The largest investor remains Total, which likewise has seen its own equity production rise in recent years as a result of new fields coming onstream. In 2009, its net liquids production was 106,000 bpd, representing a large chunk of total Congolese output. In 2008, this was 80,000 bpd, the year before just 77,000 bpd.

Although the French oil giant has its hands full elsewhere, in Angola and Nigeria, among other locations around the world, it has invested strongly in its Congo business as well. This includes bringing production online from the strategic Moho Bilondo field in April 2008, where development drilling is still continuing. It operates the field with a 53 per cent stake.

Current production at Moho Bilondo is approximately 80,000 bpd although this is expected to grow to reach a plateau of around 90,000 bpd this year, making it a field of vital national interest.

 

Further development

There is scope for further development in the area too. The Moho North Marine-3 appraisal well, drilled in late 2008 after two discoveries made in 2007 (Moho North Marine 1 and 2), confirmed the potential of this permit. In the same area, the Moho North Marine 4 well discovered resources in the Albian zones in 2009.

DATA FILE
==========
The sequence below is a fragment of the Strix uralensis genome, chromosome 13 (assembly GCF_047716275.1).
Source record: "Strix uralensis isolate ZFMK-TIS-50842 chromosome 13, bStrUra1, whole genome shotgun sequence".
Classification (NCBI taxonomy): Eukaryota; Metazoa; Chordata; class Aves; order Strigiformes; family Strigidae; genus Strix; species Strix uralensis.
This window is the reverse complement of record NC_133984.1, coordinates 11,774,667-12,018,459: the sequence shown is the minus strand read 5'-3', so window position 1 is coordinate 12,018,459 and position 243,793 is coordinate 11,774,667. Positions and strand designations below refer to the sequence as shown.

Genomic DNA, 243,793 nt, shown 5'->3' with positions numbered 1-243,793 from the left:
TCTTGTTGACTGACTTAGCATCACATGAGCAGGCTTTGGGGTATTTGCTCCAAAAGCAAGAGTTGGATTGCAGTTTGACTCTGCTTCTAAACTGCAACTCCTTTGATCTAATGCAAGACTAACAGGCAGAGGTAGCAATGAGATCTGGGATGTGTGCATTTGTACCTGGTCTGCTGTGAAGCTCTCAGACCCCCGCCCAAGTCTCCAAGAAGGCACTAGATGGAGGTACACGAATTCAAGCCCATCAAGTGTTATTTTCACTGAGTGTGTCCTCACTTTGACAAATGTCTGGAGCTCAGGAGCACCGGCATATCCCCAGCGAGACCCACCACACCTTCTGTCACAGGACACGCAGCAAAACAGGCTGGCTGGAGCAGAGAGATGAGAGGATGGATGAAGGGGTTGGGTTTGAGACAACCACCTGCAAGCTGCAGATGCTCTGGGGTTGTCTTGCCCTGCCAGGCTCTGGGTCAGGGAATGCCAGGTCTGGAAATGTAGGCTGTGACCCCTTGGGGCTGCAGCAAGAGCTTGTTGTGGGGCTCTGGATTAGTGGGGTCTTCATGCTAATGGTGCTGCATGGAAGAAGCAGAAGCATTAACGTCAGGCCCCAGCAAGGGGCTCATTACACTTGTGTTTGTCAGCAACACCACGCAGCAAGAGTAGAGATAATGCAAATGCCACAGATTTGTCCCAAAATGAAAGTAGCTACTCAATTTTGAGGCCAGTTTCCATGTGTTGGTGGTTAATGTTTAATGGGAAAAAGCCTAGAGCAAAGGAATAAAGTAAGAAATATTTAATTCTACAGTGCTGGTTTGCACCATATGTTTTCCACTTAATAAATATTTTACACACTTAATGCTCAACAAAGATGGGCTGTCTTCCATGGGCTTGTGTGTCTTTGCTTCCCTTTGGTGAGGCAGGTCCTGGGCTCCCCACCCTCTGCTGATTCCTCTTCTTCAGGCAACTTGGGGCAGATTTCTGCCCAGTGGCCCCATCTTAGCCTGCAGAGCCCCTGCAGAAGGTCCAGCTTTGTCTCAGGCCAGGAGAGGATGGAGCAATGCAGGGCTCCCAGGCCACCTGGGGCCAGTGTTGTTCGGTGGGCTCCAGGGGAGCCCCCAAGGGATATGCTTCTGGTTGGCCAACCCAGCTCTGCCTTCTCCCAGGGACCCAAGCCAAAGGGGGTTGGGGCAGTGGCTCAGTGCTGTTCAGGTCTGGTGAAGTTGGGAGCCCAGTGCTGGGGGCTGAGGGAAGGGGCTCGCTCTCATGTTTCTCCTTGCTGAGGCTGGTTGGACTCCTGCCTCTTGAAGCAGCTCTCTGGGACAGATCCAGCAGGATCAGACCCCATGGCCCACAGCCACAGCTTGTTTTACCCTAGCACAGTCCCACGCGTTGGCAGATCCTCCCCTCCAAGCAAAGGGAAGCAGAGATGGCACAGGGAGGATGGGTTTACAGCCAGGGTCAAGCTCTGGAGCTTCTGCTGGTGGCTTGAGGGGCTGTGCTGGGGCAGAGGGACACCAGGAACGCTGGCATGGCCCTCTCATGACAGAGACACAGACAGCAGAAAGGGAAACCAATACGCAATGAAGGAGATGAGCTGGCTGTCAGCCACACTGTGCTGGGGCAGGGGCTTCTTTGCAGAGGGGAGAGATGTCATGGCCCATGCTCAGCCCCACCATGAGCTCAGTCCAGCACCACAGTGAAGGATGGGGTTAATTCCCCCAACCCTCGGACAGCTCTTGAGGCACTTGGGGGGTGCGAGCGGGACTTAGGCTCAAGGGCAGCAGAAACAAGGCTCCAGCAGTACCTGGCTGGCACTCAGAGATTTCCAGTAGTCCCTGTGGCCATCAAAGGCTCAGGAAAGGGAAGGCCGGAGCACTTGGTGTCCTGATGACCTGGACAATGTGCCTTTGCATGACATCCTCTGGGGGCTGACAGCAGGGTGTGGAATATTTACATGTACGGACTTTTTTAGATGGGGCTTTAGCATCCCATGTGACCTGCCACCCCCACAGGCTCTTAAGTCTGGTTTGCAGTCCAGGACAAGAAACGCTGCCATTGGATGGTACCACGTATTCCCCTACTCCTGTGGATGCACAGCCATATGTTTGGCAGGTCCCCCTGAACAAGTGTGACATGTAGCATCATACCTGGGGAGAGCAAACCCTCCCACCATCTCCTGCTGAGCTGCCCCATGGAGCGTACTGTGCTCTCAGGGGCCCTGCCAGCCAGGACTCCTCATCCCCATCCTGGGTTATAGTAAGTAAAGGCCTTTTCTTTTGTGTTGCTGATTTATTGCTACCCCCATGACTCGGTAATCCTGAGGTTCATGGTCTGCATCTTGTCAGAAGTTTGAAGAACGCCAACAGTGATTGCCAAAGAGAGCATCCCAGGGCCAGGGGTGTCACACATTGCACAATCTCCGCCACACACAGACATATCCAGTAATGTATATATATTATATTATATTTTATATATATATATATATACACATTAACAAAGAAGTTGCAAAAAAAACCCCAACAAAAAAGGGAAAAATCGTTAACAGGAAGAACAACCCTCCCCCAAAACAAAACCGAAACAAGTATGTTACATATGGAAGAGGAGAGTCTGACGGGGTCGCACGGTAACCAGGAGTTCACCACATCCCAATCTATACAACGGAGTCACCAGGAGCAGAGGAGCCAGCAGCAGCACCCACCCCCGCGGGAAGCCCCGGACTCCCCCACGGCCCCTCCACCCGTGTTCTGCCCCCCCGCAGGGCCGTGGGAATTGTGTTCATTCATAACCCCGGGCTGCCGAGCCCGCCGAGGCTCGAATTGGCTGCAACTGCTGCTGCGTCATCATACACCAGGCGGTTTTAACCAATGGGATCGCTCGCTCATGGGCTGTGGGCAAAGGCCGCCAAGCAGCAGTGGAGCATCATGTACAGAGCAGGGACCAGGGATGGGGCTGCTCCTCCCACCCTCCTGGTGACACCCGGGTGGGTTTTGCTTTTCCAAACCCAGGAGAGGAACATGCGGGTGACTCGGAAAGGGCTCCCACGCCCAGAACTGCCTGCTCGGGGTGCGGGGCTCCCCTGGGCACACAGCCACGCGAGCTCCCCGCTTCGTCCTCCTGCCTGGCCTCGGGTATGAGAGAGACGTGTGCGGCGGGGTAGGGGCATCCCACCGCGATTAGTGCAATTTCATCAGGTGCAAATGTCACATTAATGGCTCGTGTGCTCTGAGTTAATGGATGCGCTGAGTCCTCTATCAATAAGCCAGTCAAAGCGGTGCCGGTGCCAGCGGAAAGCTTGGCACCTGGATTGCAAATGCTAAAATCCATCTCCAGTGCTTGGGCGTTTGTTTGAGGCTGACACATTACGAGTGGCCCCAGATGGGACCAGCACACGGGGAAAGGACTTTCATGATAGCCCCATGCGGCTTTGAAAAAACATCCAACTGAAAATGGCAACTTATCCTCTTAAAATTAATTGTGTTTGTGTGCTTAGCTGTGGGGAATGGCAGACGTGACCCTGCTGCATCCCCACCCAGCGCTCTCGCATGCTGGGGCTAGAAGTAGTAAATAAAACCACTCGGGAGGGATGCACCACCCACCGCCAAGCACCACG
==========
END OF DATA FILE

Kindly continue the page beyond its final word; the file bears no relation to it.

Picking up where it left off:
Separately, the development of the Libondo field – where Total is also operator with 65 per cent equity – was approved in late 2008, and is still underway. Commissioning of the new field – located on the Kombi-Likalala-Libondo operating field, 50 km off the coast in water depths of 114 meters – is expected during 2011. Anticipated plateau production at Libondo is estimated at around 8,000 bpd.

The renewed taste for development work has revitalised some of the country’s ailing infrastructure and services segment. A substantial portion of the equipment for the Libondo project, for example, is being produced locally in Pointe-Noire following the redevelopment of a construction yard that had been idle for several years.

Though Total remains the dominant foreign investor, it has been joined by an increasing number of smaller players seeking niche exploration and production opportunities. While Congo may not have the reserves of other regional states, it is proven oil territory nonetheless, and without the sky-high real estate costs associated with Angola’s deepwater, for instance.

But this is for a reason, with exploration results in the field, typically mixed. Another investor, US-based Murphy Oil, announced in January that it had turned up three dry wells in its more recent drilling campaign. The Cobalt Marine-1 and Turquoise Marine-3 wells both failed to find commercial quantities of hydrocarbons, while Turquoise Marine-4 found deeper reservoirs with a minor amount of oil, the company said. The total cost of the drilling programme was around $36mn.

Murphy’s local unit held a 58.8 per cent interest in the three wells, which were all plugged and abandoned. The group’s chief executive David Wood called the results “disappointing” but added that the company would continue to evaluate its Congolese exploration programme.